Melissa Fisher was a few weeks away from officially committing to an MBA program when she received a letter from the dean of Rutgers Law School, asking whether Fisher had ever considered going to law school.
“While it hadn’t been in my plans, I felt I had to consider law school,” Fisher says with a laugh. “I agreed to meet with her, and we ended up having a three-hour conversation.”
That conversation set Fisher on a path leading to her current position as executive director and associate general counsel at the Depository Trust & Clearing Corporation (DTCC), where she marries her longstanding passions for IT, the law, and innovation.
Created nearly fifty years ago in response to the paperwork crisis on Wall Street, DTCC is a leading “market infrastructure provider” with a history of bringing stability, resilience, and efficiency to global markets, Fisher says. Often referred to as the backbone of the financial services industry, DTCC provides a number of key services, including global data management, asset servicing, clearing, settlement, and institutional trade matching.
In 2018, DTCC’s subsidiaries processed securities transactions valued at more than US $1.85 quadrillion. Its depository provides custody and asset servicing for securities issues from 170 countries and territories valued at US $52.2 trillion. DTCC’s Global Trade Repository service, through locally registered, licensed, or approved trade repositories, processes more than 14 billion messages annually. “We play a critical function in the US markets and now in the global financial markets as well,” Fisher points out. “I am proud to be a part of a company that has played such a critical role in the global financial markets and that continues to help advance the industry through innovation.”
Fisher’s interest in working with technology dates to her first job during college. While attending Columbia University, Fisher started working at a technology firm called Align Communication, first as a receptionist and then as a project analyst. Subsequently, she secured a project manager position at Kraft Kennedy, where she was responsible for managing technology integration projects for corporate legal departments and law firms. She finished her undergraduate degree while working at Kraft Kennedy full-time.
Soon, Fisher decided to pursue an advanced degree to accelerate her work in the IT field. That was when the fateful letter from the Rutgers Law School dean changed her trajectory from business to law. She enrolled at Rutgers Law School in 2002 and graduated with high honors in 2005. After law school, Fisher worked as a general corporate associate at Paul, Weiss, Rifkind, Wharton, & Garrison. However, she never forgot her roots in IT and went on to specialize in intellectual property and technology transactions at Sullivan & Cromwell.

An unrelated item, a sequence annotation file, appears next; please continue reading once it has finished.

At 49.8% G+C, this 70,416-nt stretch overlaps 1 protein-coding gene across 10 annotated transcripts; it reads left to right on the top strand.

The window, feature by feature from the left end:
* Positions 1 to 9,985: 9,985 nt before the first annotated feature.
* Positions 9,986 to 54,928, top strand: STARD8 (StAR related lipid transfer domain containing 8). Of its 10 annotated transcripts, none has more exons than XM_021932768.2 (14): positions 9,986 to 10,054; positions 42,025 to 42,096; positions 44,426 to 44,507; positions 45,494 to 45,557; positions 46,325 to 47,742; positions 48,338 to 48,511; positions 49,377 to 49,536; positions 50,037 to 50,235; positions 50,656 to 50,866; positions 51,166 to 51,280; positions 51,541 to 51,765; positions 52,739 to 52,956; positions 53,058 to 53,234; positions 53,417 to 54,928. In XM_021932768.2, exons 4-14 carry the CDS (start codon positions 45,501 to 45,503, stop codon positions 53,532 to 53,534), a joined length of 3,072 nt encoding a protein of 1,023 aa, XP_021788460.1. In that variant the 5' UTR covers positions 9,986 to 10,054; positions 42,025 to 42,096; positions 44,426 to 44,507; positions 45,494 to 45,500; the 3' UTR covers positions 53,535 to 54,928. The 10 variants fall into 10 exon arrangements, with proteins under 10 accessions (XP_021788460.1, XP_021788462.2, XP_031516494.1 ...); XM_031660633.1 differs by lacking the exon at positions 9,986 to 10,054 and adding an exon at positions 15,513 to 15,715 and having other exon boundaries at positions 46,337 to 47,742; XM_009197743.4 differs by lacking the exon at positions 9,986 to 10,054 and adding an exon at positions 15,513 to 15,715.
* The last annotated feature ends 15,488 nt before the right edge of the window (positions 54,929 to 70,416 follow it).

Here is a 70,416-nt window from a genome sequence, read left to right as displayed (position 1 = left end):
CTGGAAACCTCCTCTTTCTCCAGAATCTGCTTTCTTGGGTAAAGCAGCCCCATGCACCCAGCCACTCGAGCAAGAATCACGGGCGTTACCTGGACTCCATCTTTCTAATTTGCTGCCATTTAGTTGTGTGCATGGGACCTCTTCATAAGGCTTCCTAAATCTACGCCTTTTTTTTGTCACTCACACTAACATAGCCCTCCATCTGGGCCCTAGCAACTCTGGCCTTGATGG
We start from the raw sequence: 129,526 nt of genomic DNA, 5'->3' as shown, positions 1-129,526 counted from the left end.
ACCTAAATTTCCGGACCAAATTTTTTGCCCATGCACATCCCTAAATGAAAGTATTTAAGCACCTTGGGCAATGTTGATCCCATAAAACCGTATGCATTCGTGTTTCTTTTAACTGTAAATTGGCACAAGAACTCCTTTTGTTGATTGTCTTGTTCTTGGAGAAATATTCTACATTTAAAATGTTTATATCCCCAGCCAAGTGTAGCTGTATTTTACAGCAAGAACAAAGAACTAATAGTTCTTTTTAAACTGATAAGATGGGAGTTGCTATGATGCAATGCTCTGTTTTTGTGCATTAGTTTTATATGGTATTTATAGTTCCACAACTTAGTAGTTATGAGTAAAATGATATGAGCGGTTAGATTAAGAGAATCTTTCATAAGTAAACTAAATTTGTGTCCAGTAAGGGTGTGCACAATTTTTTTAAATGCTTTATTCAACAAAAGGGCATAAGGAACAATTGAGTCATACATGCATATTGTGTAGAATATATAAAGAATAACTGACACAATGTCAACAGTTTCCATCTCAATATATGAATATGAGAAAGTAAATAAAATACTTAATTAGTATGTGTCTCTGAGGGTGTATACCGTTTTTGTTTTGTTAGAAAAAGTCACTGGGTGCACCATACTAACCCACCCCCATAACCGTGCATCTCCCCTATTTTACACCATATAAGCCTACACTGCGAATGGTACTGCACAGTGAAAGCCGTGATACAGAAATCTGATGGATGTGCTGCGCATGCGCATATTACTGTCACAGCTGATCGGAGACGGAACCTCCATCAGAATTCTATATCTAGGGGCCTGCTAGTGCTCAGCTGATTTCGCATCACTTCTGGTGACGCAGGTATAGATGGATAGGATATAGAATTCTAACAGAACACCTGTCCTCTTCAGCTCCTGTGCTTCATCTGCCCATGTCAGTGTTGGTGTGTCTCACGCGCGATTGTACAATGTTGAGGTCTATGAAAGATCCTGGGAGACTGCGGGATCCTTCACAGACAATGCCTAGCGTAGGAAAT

“I received great training and experience and an incredible foundation in the law,” Fisher says of her tenure at those firms. “But I also wanted to learn more about what my clients did. So I started to look for an in-house position where I could really immerse myself in a particular business.”
Fisher found the opportunity she was looking for as the director of global licensing and contracts at S&P Capital IQ. But when a one-of-a-kind position opened up in the legal department at DTCC five years ago, Fisher couldn’t pass it up.
“I am proud to be a part of a company that has played such a critical role in the global financial markets and that continues to help advance the industry through innovation.”
At the time she was hired, Fisher explains, DTCC was actively looking to expand its noncore offerings. As executive director and associate general counsel, Fisher was brought on to advise DTCC’s growing data business. In addition to supporting all aspects of DTCC data services, she uses her dual background in law and technology to manage the company’s IP portfolio, advise on data rights issues, provide counsel to the office of fintech strategy, and most recently, work on the launch of new offerings from DTCC’s repository and derivatives services business.
And as DTCC continues to expand and evolve along with global financial markets, Fisher says, she thinks her background in technology will become even more valuable.
“My experiences have helped me to better appreciate the complexity of large-scale IT initiatives,” Fisher says. “The financial services industry is changing rapidly, and emerging technologies like artificial intelligence and robotics may very well transform the industry in the years to come.
“Lawyers tend to be somewhat risk averse,” Fisher continues, “but my background puts me in a position to better as anticipate, identify, and mitigate those risks.”
But even with the advantage of her background, Fisher notes, it can feel challenging to live up to the high standards lawyers set forth for themselves.
“For lawyers especially, the expectations are always high, and the work can feel all-consuming,” she says. “But the job is just one aspect of your identity—to me, it’s about trying to find a balance between all of the different aspects that make up your whole self.”